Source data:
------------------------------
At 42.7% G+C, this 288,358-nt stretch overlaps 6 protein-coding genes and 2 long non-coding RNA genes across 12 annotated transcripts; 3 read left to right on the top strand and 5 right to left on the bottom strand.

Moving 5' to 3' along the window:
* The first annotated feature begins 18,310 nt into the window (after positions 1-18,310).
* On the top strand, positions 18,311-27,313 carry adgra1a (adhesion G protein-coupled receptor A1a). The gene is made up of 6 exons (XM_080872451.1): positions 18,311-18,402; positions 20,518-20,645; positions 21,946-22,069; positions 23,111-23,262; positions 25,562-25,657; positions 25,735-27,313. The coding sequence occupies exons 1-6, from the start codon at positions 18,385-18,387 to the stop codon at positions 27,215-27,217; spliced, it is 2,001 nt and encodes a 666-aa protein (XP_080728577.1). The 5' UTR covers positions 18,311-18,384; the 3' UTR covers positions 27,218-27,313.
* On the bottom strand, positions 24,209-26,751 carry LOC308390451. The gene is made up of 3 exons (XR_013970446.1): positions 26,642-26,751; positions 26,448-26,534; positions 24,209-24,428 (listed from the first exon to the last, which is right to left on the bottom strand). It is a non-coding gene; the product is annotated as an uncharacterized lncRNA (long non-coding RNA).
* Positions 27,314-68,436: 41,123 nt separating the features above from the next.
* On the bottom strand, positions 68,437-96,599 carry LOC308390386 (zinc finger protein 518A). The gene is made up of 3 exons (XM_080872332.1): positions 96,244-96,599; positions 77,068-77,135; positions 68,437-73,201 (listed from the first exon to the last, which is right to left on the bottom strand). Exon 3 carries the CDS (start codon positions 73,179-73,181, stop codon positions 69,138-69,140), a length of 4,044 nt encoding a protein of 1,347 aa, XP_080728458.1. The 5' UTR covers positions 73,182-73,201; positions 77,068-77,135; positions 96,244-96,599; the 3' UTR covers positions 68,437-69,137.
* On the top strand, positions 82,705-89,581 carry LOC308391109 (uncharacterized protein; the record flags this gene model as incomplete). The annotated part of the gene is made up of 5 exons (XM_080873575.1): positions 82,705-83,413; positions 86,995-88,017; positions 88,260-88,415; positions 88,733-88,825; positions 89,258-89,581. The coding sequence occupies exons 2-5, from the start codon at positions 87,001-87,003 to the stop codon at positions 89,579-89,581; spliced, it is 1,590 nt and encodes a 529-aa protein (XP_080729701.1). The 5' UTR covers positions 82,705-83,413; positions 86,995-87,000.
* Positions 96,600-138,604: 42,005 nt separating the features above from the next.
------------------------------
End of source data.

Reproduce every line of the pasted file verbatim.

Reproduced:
At 42.7% G+C, this 288,358-nt stretch overlaps 6 protein-coding genes and 2 long non-coding RNA genes across 12 annotated transcripts; 3 read left to right on the top strand and 5 right to left on the bottom strand.

Moving 5' to 3' along the window:
* The first annotated feature begins 18,310 nt into the window (after positions 1-18,310).
* On the top strand, positions 18,311-27,313 carry adgra1a (adhesion G protein-coupled receptor A1a). The gene is made up of 6 exons (XM_080872451.1): positions 18,311-18,402; positions 20,518-20,645; positions 21,946-22,069; positions 23,111-23,262; positions 25,562-25,657; positions 25,735-27,313. The coding sequence occupies exons 1-6, from the start codon at positions 18,385-18,387 to the stop codon at positions 27,215-27,217; spliced, it is 2,001 nt and encodes a 666-aa protein (XP_080728577.1). The 5' UTR covers positions 18,311-18,384; the 3' UTR covers positions 27,218-27,313.
* On the bottom strand, positions 24,209-26,751 carry LOC308390451. The gene is made up of 3 exons (XR_013970446.1): positions 26,642-26,751; positions 26,448-26,534; positions 24,209-24,428 (listed from the first exon to the last, which is right to left on the bottom strand). It is a non-coding gene; the product is annotated as an uncharacterized lncRNA (long non-coding RNA).
* Positions 27,314-68,436: 41,123 nt separating the features above from the next.
* On the bottom strand, positions 68,437-96,599 carry LOC308390386 (zinc finger protein 518A). The gene is made up of 3 exons (XM_080872332.1): positions 96,244-96,599; positions 77,068-77,135; positions 68,437-73,201 (listed from the first exon to the last, which is right to left on the bottom strand). Exon 3 carries the CDS (start codon positions 73,179-73,181, stop codon positions 69,138-69,140), a length of 4,044 nt encoding a protein of 1,347 aa, XP_080728458.1. The 5' UTR covers positions 73,182-73,201; positions 77,068-77,135; positions 96,244-96,599; the 3' UTR covers positions 68,437-69,137.
* On the top strand, positions 82,705-89,581 carry LOC308391109 (uncharacterized protein; the record flags this gene model as incomplete). The annotated part of the gene is made up of 5 exons (XM_080873575.1): positions 82,705-83,413; positions 86,995-88,017; positions 88,260-88,415; positions 88,733-88,825; positions 89,258-89,581. The coding sequence occupies exons 2-5, from the start codon at positions 87,001-87,003 to the stop codon at positions 89,579-89,581; spliced, it is 1,590 nt and encodes a 529-aa protein (XP_080729701.1). The 5' UTR covers positions 82,705-83,413; positions 86,995-87,000.
* Positions 96,600-138,604: 42,005 nt separating the features above from the next.